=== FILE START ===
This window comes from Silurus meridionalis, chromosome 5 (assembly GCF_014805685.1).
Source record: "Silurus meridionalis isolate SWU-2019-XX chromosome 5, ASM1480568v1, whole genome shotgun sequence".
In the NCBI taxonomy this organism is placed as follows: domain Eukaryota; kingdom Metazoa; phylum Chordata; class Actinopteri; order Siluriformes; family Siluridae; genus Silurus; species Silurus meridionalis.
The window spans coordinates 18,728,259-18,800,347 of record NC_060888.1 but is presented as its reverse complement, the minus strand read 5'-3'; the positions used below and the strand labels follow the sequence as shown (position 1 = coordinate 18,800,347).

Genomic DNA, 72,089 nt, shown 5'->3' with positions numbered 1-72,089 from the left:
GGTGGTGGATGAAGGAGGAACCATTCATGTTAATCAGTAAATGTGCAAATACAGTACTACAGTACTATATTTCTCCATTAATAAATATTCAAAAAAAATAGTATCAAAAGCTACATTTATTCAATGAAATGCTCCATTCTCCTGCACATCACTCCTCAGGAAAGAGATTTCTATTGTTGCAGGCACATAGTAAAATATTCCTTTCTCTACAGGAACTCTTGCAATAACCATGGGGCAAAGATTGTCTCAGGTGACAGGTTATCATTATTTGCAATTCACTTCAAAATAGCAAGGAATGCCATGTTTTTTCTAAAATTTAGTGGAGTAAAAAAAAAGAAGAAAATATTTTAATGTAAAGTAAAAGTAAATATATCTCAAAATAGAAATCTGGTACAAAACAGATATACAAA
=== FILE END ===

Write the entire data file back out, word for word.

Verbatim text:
This window comes from Silurus meridionalis, chromosome 5 (assembly GCF_014805685.1).
Source record: "Silurus meridionalis isolate SWU-2019-XX chromosome 5, ASM1480568v1, whole genome shotgun sequence".
In the NCBI taxonomy this organism is placed as follows: domain Eukaryota; kingdom Metazoa; phylum Chordata; class Actinopteri; order Siluriformes; family Siluridae; genus Silurus; species Silurus meridionalis.
The window spans coordinates 18,728,259-18,800,347 of record NC_060888.1 but is presented as its reverse complement, the minus strand read 5'-3'; the positions used below and the strand labels follow the sequence as shown (position 1 = coordinate 18,800,347).

Genomic DNA, 72,089 nt, shown 5'->3' with positions numbered 1-72,089 from the left:
GGTGGTGGATGAAGGAGGAACCATTCATGTTAATCAGTAAATGTGCAAATACAGTACTACAGTACTATATTTCTCCATTAATAAATATTCAAAAAAAATAGTATCAAAAGCTACATTTATTCAATGAAATGCTCCATTCTCCTGCACATCACTCCTCAGGAAAGAGATTTCTATTGTTGCAGGCACATAGTAAAATATTCCTTTCTCTACAGGAACTCTTGCAATAACCATGGGGCAAAGATTGTCTCAGGTGACAGGTTATCATTATTTGCAATTCACTTCAAAATAGCAAGGAATGCCATGTTTTTTCTAAAATTTAGTGGAGTAAAAAAAAAGAAGAAAATATTTTAATGTAAAGTAAAAGTAAATATATCTCAAAATAGAAATCTGGTACAAAACAGATATACAAA